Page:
• Taught Criminal Justice for students concurrently enrolled at Salt Lake City Community College.

Economic Justice Coordinator, Utah Domestic Violence Council, Salt Lake City, UT, 2010-2011

  • Assisted in the coordination of policy and legal advocacy on economic justice issues for domestic violence survivors in the state coalition. Assessed economic obstacles for women leaving abusive relationships throughout the state, including rural areas and Native reservations.
  • Developed economic empowerment and justice curriculum, and trained over 100 service providers state-wide.

 Human Rights Commissioner, City of Salt Lake, UT, 2008-10

Appointed by mayor to serve on the city’s Human Rights Commission. One of six Commission members who worked with the Mayor’s staff to screen proposed city ordinances for discrimination and conducted town hall meetings in English and Spanish to investigate and collect data on discrimination. Researched and published report on discrimination in Salt Lake City. Drafted non-discrimination ordinances based on sexual orientation and sexual identity and guided them through the legislative process. (As of 2011 thirteen additional municipalities throughout the state have adopted these ordinances).  Received ACLU Utah’s Torch of Freedom Award for this work.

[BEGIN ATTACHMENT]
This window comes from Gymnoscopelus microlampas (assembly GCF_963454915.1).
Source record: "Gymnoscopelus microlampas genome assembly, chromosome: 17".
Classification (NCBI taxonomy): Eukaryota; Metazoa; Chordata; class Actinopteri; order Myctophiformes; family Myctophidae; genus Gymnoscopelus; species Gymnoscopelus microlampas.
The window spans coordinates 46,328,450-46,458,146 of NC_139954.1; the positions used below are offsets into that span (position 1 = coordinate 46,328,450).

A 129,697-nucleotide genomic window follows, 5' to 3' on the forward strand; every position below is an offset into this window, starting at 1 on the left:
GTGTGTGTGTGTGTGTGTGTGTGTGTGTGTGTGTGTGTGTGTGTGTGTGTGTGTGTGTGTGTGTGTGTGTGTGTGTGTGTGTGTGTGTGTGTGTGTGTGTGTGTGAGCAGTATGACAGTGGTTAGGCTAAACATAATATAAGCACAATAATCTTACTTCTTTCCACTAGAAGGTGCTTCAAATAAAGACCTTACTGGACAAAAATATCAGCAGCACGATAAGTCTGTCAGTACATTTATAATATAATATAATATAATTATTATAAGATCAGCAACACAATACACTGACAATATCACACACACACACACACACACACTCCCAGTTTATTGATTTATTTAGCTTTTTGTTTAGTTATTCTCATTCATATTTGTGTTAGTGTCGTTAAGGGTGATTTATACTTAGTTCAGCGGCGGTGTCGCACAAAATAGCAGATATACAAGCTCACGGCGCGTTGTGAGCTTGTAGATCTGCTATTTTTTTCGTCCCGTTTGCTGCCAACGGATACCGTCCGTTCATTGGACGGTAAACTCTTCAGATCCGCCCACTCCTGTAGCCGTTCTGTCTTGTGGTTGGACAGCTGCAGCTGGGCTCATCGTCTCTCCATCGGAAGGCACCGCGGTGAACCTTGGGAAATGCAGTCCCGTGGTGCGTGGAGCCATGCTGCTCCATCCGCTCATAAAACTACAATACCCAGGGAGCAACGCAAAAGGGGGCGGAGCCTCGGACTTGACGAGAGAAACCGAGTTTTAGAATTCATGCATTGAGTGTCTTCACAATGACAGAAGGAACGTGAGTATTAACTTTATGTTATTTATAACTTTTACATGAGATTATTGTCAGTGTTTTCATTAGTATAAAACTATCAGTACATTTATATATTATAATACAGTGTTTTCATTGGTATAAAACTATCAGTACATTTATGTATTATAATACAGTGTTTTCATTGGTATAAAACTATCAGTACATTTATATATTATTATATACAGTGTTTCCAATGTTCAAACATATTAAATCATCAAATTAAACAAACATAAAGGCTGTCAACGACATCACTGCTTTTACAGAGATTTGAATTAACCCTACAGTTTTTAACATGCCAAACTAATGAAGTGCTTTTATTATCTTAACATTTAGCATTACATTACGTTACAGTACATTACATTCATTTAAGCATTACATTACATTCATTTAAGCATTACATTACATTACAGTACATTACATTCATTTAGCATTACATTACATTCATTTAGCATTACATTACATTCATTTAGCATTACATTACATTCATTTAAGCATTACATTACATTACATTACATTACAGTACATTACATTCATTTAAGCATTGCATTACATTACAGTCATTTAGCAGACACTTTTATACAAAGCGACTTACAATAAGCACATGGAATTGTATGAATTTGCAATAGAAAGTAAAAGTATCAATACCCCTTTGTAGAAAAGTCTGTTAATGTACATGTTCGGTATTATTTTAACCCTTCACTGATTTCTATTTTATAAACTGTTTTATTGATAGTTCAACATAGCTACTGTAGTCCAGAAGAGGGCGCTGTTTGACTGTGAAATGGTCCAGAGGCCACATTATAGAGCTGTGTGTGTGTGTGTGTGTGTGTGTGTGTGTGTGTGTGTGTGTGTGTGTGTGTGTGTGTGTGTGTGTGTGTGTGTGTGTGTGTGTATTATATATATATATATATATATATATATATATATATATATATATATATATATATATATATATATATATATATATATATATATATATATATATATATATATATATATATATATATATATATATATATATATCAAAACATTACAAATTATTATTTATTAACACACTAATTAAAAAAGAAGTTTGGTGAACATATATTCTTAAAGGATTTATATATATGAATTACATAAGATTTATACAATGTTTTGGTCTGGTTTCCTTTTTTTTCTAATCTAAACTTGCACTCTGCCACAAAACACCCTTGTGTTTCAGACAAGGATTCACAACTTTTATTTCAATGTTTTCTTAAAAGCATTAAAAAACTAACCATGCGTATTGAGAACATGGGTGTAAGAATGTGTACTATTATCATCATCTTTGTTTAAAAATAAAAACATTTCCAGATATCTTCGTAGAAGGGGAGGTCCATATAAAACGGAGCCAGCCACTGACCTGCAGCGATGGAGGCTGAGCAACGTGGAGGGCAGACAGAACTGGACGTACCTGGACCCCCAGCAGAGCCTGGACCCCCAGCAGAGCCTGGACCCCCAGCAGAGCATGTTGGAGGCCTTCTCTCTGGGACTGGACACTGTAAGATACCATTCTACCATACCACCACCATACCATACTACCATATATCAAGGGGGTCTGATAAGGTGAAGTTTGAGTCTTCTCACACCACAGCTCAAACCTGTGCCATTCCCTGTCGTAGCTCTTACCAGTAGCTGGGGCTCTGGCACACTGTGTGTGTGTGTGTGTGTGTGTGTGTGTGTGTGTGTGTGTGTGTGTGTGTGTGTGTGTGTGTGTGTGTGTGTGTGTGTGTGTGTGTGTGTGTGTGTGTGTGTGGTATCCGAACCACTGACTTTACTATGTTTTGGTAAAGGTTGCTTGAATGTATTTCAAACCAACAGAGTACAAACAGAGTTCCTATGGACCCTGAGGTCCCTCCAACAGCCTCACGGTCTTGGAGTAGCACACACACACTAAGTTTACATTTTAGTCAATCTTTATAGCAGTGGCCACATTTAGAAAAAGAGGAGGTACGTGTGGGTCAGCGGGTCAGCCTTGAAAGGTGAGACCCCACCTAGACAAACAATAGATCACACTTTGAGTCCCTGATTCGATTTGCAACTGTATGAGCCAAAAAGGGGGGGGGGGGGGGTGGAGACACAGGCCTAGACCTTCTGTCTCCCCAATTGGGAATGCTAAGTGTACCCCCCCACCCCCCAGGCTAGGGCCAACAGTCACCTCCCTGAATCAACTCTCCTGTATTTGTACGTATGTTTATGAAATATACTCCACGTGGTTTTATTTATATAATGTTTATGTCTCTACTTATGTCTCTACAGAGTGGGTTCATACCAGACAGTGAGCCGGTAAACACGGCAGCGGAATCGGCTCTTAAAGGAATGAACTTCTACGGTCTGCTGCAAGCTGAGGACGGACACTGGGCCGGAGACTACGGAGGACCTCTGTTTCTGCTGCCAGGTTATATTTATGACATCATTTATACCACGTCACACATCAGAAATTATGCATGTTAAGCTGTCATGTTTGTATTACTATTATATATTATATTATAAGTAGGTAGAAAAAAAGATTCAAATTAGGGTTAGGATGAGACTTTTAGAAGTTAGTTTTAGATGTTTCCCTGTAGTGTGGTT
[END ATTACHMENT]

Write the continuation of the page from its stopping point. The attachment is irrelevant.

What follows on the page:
Partner, Hyams & Hall, Oakland, CA. 1993-1995

Partner in small litigation firm focused on tenants’ rights, including habitability, retaliation, discrimination, sexual harassment and eviction defense.

Staff Attorney/Clinical Supervisor, East Bay Community Law Center,(Berkeley Community Law Center) Berkeley, CA 1990-1992

Founding member. Represented low-income people facing eviction. Trained and supervised law students. Created and coordinated BCLC’s Homelessness Prevention Project.

Staff Attorney/Policy Support and Community Education Coordinator, Public Advocates, Inc. San Francisco, CA. 1989-1990

Coordinated technical assistance and policy support for the HomeBase Project, a regional support center on homeless policies and programs. Organized and lead seminars for service providers and community activists. Provided programmatic and technical support for non-profit start-ups focusing on homelessness prevention.

Research Assistant/Law Clerk, San Francisco Lawyer’s Committee for Urban Affairs, San Francisco, CA. Spring, 1988

Prepared memoranda on legal issues in political asylum applications.

Law Clerk,  The Legal Aid Society of Marin County, San Rafael, CA. Summer, 1987

Represented victims of domestic violence seeking restraining orders, prepared pleadings in eviction defense cases.

Paralegal, Homeless Family Rights Project, Legal Aid Society, New York, NY.  1985-86

Supported litigation designed to expand the rights of homeless families. Represented clients at administrative hearings challenging the denial of emergency housing.  Researched issues of domestic violence and homelessness and coordinated work of advocates in both areas.


California Bar Association, since 1989

National Lawyers Guild, since 1988

The American Historical Association

Association of Black Women Historians

Coordinating Council for Women in History

Leave a Reply